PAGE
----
The Zombies and I

by George A. Romero

26 October 2008

The response to Night of the Living Dead made me realize that I could inject socio-political satire into the sort of "horror" fictions that I loved since I was a boy.

My name is George Romero.  I made a film when I was 28-years-old.  I didn’t make it by myself.  Many people contributed.  But I am the one who takes all the credit…and all the blame…for Night of the Living Dead

I and my associates were children of “The Sixties”...pissed off that “Peace and Love” hadn’t changed the world.  Some of our anger made its way into the film and journalists began to write about what we had done, calling it “essential American cinema.”  I had never thought of myself as in any way “essential”.  Nor had I ever thought of myself as a filmmaker. 

It’s only in the years since Night of the Living Dead that I’ve taken myself at all seriously.  The response to that film made me realize that I could inject socio-political satire into the sort of “horror” fictions that I loved since I was a boy.  So…I continue to do it.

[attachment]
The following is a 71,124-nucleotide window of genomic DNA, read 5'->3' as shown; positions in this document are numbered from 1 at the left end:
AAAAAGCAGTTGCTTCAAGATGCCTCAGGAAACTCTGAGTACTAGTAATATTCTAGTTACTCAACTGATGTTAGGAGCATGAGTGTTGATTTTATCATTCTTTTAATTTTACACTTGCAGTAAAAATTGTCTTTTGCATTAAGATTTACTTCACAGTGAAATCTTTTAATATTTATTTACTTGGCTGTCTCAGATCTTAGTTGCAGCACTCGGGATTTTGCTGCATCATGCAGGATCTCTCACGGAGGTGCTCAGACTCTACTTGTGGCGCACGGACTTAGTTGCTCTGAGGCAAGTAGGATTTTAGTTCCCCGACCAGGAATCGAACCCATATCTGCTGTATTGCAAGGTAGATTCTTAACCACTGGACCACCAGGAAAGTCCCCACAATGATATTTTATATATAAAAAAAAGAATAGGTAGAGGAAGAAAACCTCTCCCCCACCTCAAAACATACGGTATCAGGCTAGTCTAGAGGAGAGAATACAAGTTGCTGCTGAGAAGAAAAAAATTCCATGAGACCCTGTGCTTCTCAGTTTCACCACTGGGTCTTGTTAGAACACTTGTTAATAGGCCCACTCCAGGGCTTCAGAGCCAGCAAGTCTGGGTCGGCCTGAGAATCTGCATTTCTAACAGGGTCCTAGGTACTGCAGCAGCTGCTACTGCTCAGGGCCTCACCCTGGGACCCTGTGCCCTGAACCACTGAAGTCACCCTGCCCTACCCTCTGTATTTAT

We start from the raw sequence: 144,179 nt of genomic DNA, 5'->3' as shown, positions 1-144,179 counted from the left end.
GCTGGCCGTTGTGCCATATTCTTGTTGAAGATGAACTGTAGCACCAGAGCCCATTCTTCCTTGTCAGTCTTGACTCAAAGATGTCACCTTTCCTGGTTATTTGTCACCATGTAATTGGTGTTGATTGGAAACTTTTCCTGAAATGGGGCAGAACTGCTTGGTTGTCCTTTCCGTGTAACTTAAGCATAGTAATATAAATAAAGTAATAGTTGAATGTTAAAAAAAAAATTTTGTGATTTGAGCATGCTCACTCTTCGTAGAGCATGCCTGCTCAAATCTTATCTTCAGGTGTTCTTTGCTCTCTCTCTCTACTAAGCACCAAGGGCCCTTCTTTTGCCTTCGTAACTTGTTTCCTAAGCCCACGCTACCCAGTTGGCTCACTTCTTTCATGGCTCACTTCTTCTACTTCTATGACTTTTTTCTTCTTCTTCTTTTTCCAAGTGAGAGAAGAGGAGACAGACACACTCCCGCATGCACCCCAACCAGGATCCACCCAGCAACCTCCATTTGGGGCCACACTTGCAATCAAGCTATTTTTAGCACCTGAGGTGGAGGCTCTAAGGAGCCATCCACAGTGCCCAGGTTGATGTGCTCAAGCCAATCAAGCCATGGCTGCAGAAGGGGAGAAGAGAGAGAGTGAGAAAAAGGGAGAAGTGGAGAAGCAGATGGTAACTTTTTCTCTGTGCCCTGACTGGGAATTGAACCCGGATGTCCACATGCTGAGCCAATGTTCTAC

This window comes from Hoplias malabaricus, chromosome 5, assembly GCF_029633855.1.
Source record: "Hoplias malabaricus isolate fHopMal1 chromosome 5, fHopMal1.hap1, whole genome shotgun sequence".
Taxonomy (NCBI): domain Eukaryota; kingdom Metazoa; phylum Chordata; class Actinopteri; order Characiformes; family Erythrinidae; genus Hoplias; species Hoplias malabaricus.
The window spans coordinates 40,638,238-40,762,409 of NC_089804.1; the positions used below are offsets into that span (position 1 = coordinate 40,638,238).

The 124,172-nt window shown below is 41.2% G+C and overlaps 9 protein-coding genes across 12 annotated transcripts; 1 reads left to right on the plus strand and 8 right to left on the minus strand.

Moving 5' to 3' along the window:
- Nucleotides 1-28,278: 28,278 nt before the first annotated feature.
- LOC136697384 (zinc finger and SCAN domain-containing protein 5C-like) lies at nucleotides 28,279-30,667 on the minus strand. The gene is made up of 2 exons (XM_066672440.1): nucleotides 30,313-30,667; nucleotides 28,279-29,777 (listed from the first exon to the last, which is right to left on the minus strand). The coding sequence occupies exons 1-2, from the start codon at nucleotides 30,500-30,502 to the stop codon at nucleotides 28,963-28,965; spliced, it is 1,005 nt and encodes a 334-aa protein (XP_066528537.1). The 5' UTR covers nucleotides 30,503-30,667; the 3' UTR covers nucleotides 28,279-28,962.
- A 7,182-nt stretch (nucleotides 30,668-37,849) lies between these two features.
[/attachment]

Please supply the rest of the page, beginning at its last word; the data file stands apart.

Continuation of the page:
When I want to speak about what I perceive to be happening in the world…at least the North-American world…I open the door to my closet, ask the zombies to come out into the light, and I shoot a movie with those zombies.  They’re quite obedient, you know…dead people…and when it comes to meal-time, all I have to do is feed them one of the producers.

Stay scared,

George Romero

George Romero is the director of Night of the Living Dead, and one of the greatest horror film directors in the history of the genre. Romero’s work is proven to be important in the characterization and evolution of American popular culture.


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